Good Luck!

ps are you gymnasticsbabie from youtube? I love your vids. if you are, I'm GymChicksRock. :)
 
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gymnasticsbabie

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thank you everyone for your encouragement and great awesome words of advice. i think im definitely going to go for it.

to I-Heart-beam: thank you so much!! yes i am gymnasticsbabie from youtube. im so glad you like my videos. I LOVE i mean LOVE your video "do you remember when" haha i've watched it so many times. its like my life story right there. im going to message you i have a couple of questions!
 

Tuduri

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Oct 1, 2007
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What does it take to become elite?

As a parent with a daughter who will attempt to reach the elite level via the Hopes program, this question is constantly on my mind. My observation of my daughter and of other gymnasts like her leads me to believe that they are motivated by some burning desire to excell, to attain perfection in whatever skill they undertake to learn or goal they seek to attain. It does not matter whether they are merely warming up or doing strenuous conditioning. Each and every exercise or drill is done with utmost excertion, pointed toes, straight knees, etc. They never cheat at conditioning or are found wanting in the degree to which they push themselves. They practice as though they are competing and compete as they have practiced. They are serious about every aspect of their practice and are conscientious about their eating habits and overall health. of anything that can affect their sport. Generally, their lives are well balanced and they even excell in academics. I don't know where this spirit comes from. It is a blessing. I do know these girls are having a lot of fun while doing gymnastics. Masochists they are not.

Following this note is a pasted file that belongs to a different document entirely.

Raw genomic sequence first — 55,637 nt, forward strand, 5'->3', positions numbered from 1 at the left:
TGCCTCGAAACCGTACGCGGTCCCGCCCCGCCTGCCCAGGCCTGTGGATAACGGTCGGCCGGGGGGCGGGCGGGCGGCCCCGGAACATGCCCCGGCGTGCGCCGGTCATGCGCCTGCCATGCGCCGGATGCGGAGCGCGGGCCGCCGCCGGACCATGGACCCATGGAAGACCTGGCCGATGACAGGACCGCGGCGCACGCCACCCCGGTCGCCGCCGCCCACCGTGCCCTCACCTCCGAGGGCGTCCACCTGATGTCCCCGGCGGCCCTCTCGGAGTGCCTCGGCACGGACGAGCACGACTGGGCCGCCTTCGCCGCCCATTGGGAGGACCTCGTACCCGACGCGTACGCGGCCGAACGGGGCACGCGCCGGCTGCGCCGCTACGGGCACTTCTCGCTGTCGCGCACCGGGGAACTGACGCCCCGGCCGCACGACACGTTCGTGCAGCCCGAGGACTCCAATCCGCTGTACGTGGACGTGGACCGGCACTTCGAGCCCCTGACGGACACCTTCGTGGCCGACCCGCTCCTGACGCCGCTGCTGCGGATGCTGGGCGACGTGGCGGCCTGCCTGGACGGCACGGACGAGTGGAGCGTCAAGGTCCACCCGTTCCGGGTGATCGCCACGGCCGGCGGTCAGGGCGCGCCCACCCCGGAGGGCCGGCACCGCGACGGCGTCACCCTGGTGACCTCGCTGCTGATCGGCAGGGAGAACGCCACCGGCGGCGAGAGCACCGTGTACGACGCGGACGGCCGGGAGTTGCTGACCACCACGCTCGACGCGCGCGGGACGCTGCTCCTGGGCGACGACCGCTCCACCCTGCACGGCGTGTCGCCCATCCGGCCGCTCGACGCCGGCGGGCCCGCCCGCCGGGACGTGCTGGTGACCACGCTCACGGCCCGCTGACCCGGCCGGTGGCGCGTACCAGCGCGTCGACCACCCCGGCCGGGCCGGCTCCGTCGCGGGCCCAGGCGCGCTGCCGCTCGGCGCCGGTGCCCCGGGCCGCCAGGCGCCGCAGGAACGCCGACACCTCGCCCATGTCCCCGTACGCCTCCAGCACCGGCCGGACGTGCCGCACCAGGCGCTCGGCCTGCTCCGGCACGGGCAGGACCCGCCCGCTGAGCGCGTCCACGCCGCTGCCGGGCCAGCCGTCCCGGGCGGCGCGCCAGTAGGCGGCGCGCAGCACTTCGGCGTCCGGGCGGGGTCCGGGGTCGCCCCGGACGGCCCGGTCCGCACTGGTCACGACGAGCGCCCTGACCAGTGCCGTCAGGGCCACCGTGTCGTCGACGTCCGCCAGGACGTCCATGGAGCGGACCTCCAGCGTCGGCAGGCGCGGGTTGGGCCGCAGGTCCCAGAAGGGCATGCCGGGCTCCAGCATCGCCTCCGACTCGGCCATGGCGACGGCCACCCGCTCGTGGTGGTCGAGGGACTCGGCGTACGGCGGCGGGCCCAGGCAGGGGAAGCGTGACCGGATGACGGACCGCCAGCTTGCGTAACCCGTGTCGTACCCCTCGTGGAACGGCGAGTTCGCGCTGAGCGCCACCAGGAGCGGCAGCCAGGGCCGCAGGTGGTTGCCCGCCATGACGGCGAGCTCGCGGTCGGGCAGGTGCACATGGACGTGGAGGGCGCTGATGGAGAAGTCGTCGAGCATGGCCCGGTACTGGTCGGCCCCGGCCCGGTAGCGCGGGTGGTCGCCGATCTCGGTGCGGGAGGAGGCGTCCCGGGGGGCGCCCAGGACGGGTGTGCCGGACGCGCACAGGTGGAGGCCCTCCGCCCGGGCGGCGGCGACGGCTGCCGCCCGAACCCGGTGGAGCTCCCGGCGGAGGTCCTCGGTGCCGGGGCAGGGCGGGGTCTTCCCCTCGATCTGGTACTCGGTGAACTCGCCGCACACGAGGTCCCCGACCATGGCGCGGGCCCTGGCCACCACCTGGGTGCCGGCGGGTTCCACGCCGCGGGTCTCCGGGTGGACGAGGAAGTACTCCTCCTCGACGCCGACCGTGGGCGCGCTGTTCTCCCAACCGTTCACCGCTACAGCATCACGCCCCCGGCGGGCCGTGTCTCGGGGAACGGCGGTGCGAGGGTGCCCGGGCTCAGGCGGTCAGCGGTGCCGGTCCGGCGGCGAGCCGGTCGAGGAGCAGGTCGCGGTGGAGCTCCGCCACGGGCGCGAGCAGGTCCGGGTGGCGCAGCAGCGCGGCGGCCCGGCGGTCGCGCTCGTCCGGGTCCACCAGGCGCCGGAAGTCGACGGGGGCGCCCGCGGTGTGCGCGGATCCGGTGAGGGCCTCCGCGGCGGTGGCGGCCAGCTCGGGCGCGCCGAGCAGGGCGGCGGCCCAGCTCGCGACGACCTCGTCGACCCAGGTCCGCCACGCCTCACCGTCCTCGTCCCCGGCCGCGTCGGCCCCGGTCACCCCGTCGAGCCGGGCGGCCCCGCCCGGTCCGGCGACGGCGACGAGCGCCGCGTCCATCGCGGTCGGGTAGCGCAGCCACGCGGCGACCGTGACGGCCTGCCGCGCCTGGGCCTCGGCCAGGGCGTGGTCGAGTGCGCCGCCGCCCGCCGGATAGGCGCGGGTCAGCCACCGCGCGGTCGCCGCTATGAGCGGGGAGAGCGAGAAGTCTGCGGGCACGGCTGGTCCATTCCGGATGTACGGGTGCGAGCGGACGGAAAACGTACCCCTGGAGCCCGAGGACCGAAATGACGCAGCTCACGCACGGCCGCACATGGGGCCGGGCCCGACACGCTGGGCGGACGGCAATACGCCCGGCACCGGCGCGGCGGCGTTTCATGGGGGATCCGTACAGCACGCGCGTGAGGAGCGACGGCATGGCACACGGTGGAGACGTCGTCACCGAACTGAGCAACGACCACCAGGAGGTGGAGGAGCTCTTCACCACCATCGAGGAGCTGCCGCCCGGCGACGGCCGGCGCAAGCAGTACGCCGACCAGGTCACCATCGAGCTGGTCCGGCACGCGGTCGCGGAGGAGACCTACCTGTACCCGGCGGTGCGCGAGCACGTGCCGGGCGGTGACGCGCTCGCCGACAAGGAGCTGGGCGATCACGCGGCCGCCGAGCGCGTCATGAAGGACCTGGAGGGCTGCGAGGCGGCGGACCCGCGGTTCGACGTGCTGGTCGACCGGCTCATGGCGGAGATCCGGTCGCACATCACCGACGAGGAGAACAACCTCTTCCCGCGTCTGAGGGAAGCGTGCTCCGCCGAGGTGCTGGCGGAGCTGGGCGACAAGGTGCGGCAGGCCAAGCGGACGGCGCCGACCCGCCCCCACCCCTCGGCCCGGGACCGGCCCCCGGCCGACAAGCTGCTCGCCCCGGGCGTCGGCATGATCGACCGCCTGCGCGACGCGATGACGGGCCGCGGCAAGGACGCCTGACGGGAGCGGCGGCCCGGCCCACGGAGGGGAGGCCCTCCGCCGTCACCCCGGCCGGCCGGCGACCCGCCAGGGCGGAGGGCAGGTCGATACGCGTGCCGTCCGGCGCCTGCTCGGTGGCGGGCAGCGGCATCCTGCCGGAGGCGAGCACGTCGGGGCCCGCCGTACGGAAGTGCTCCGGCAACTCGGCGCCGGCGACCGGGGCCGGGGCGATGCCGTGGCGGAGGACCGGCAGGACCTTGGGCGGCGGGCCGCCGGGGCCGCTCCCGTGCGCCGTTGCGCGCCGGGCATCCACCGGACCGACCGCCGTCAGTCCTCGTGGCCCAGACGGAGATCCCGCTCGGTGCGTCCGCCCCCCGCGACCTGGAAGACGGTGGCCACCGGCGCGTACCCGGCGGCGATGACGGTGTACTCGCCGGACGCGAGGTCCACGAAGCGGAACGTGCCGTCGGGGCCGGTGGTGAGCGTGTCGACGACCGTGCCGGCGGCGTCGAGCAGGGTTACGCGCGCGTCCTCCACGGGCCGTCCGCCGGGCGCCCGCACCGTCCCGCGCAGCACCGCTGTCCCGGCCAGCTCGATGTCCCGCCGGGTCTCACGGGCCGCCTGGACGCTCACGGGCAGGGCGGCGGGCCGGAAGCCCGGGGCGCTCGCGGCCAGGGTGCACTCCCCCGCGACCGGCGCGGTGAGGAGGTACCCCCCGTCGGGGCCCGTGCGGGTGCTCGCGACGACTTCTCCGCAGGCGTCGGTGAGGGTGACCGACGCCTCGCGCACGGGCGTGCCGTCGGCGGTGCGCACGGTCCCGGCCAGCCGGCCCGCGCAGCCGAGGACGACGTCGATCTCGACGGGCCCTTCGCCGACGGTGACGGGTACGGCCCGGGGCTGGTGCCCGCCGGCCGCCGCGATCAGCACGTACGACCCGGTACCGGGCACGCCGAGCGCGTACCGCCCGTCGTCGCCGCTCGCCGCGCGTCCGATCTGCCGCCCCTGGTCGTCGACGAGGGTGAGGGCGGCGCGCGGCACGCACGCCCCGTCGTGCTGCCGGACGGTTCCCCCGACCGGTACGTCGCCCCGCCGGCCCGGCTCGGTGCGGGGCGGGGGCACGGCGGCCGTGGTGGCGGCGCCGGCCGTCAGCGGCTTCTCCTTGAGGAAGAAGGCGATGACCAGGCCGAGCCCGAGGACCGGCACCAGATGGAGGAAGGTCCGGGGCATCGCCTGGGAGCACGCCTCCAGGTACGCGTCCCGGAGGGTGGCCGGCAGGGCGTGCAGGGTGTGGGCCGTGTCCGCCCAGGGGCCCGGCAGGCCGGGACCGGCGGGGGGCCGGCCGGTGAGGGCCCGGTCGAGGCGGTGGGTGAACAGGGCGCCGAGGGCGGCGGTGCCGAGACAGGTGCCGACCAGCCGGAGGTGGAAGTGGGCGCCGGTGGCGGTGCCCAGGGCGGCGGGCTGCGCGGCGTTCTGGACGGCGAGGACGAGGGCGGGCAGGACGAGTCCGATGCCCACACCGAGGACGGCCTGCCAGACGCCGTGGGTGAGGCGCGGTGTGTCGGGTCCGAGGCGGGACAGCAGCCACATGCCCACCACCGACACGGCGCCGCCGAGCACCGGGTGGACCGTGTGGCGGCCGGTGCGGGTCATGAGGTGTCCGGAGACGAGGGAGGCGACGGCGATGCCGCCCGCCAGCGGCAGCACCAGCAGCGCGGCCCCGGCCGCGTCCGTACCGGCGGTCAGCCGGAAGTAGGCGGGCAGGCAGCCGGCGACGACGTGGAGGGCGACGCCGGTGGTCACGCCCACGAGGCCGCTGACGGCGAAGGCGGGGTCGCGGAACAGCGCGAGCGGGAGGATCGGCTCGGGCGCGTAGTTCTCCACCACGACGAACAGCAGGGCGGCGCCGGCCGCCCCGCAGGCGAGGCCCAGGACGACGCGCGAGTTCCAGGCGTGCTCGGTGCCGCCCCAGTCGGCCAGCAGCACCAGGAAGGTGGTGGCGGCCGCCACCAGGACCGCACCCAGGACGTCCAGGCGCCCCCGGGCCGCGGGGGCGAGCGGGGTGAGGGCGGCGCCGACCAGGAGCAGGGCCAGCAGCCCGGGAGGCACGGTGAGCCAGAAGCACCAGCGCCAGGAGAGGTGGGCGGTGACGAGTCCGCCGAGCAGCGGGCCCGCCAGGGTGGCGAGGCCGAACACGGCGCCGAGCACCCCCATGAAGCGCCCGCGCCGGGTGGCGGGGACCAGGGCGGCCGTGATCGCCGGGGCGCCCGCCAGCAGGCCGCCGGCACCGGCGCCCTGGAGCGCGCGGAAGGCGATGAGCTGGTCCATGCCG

As a parent, I marvel at these girls' ability to focus and concentrate while training, and in leaning and performing gymnastics skills. In my daughter's case, I have no doubt that she has the will to become an elite gymnast. But, I can only hope that she possesses the physical potential that matches her strong will. One does not really know until one is there. Doing programs like Tops is a good indicator of physical ability. But you really never know until the overall goal is accomplished.